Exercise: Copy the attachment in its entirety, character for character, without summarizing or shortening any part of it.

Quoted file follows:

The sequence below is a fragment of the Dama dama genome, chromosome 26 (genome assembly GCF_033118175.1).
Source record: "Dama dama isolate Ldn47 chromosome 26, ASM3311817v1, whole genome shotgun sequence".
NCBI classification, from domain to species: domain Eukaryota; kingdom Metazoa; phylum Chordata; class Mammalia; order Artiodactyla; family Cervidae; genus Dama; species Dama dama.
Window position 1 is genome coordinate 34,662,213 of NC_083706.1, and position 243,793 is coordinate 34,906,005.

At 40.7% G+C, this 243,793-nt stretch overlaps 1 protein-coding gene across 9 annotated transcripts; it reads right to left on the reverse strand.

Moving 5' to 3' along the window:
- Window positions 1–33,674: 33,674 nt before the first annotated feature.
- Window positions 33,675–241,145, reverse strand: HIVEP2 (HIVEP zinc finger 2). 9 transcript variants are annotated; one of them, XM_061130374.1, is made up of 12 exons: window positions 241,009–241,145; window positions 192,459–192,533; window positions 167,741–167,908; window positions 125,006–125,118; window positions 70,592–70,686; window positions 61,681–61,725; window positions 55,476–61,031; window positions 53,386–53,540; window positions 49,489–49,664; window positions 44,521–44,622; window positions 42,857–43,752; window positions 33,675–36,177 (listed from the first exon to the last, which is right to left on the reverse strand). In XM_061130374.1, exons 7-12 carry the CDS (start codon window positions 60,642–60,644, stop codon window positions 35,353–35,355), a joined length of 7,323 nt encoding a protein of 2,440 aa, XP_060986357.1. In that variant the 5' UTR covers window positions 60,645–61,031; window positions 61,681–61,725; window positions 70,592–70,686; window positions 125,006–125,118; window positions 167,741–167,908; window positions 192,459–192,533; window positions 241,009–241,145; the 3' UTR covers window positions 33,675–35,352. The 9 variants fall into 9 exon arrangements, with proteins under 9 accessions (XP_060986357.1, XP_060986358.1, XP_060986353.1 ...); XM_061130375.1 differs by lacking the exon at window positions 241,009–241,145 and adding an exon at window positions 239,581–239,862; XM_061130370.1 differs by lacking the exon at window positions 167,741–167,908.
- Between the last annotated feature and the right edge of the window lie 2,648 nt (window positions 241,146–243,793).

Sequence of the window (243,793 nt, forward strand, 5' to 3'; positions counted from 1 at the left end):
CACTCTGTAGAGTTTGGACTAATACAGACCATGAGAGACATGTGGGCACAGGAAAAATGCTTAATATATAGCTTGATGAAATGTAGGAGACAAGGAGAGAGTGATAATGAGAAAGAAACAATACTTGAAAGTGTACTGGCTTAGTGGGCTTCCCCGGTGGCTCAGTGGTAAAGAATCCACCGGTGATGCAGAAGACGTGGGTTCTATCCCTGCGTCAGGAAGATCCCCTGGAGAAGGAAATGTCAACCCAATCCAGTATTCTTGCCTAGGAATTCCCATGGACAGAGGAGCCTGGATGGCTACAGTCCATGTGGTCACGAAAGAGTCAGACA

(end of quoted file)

The sequence below is a fragment of the Dama dama genome, chromosome 26 (genome assembly GCF_033118175.1).
Source record: "Dama dama isolate Ldn47 chromosome 26, ASM3311817v1, whole genome shotgun sequence".
NCBI classification, from domain to species: domain Eukaryota; kingdom Metazoa; phylum Chordata; class Mammalia; order Artiodactyla; family Cervidae; genus Dama; species Dama dama.
Window position 1 is genome coordinate 34,662,213 of NC_083706.1, and position 243,793 is coordinate 34,906,005.

At 40.7% G+C, this 243,793-nt stretch overlaps 1 protein-coding gene across 9 annotated transcripts; it reads right to left on the reverse strand.

Moving 5' to 3' along the window:
- Window positions 1–33,674: 33,674 nt before the first annotated feature.
- Window positions 33,675–241,145, reverse strand: HIVEP2 (HIVEP zinc finger 2). 9 transcript variants are annotated; one of them, XM_061130374.1, is made up of 12 exons: window positions 241,009–241,145; window positions 192,459–192,533; window positions 167,741–167,908; window positions 125,006–125,118; window positions 70,592–70,686; window positions 61,681–61,725; window positions 55,476–61,031; window positions 53,386–53,540; window positions 49,489–49,664; window positions 44,521–44,622; window positions 42,857–43,752; window positions 33,675–36,177 (listed from the first exon to the last, which is right to left on the reverse strand). In XM_061130374.1, exons 7-12 carry the CDS (start codon window positions 60,642–60,644, stop codon window positions 35,353–35,355), a joined length of 7,323 nt encoding a protein of 2,440 aa, XP_060986357.1. In that variant the 5' UTR covers window positions 60,645–61,031; window positions 61,681–61,725; window positions 70,592–70,686; window positions 125,006–125,118; window positions 167,741–167,908; window positions 192,459–192,533; window positions 241,009–241,145; the 3' UTR covers window positions 33,675–35,352. The 9 variants fall into 9 exon arrangements, with proteins under 9 accessions (XP_060986357.1, XP_060986358.1, XP_060986353.1 ...); XM_061130375.1 differs by lacking the exon at window positions 241,009–241,145 and adding an exon at window positions 239,581–239,862; XM_061130370.1 differs by lacking the exon at window positions 167,741–167,908.
- Between the last annotated feature and the right edge of the window lie 2,648 nt (window positions 241,146–243,793).

Sequence of the window (243,793 nt, forward strand, 5' to 3'; positions counted from 1 at the left end):
CACTCTGTAGAGTTTGGACTAATACAGACCATGAGAGACATGTGGGCACAGGAAAAATGCTTAATATATAGCTTGATGAAATGTAGGAGACAAGGAGAGAGTGATAATGAGAAAGAAACAATACTTGAAAGTGTACTGGCTTAGTGGGCTTCCCCGGTGGCTCAGTGGTAAAGAATCCACCGGTGATGCAGAAGACGTGGGTTCTATCCCTGCGTCAGGAAGATCCCCTGGAGAAGGAAATGTCAACCCAATCCAGTATTCTTGCCTAGGAATTCCCATGGACAGAGGAGCCTGGATGGCTACAGTCCATGTGGTCACGAAAGAGTCAGACA